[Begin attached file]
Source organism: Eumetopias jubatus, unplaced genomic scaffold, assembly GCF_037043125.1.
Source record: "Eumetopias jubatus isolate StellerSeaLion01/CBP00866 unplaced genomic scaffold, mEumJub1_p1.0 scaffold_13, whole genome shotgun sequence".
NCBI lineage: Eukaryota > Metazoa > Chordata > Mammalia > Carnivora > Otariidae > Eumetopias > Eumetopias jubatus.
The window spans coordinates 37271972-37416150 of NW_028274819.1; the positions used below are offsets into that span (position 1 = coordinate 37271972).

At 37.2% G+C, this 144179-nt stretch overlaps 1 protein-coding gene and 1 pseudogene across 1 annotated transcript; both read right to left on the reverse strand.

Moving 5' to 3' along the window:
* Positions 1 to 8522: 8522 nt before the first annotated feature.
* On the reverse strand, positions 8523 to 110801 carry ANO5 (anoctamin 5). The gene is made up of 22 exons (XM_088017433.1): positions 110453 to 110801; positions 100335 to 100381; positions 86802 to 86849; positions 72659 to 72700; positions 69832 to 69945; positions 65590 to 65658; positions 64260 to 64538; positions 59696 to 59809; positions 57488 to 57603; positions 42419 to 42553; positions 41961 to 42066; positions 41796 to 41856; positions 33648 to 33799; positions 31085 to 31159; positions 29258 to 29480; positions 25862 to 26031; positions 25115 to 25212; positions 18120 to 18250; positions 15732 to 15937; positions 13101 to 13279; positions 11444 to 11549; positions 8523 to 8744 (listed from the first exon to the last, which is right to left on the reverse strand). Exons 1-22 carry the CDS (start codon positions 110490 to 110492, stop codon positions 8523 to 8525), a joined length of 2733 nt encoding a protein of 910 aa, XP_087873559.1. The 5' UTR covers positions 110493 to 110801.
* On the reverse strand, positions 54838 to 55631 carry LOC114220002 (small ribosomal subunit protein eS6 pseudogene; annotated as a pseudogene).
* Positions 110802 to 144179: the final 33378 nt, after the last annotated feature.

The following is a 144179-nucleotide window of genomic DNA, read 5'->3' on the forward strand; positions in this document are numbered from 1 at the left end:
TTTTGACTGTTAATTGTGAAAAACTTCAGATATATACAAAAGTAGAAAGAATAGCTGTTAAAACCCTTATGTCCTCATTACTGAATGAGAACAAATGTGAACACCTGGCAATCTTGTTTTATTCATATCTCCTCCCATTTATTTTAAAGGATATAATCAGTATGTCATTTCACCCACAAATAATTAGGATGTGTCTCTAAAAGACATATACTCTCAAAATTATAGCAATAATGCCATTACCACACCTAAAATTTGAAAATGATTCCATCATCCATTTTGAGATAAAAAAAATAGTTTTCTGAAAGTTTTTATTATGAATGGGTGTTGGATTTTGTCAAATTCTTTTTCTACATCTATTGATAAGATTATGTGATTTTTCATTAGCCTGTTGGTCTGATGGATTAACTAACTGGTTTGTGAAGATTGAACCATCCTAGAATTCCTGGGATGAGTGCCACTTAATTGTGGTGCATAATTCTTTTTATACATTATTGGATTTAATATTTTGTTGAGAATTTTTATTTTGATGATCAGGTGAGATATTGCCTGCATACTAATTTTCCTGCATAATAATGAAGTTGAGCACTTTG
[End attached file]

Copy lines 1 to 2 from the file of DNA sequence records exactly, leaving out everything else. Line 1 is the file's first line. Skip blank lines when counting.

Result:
Source organism: Eumetopias jubatus, unplaced genomic scaffold, assembly GCF_037043125.1.
Source record: "Eumetopias jubatus isolate StellerSeaLion01/CBP00866 unplaced genomic scaffold, mEumJub1_p1.0 scaffold_13, whole genome shotgun sequence".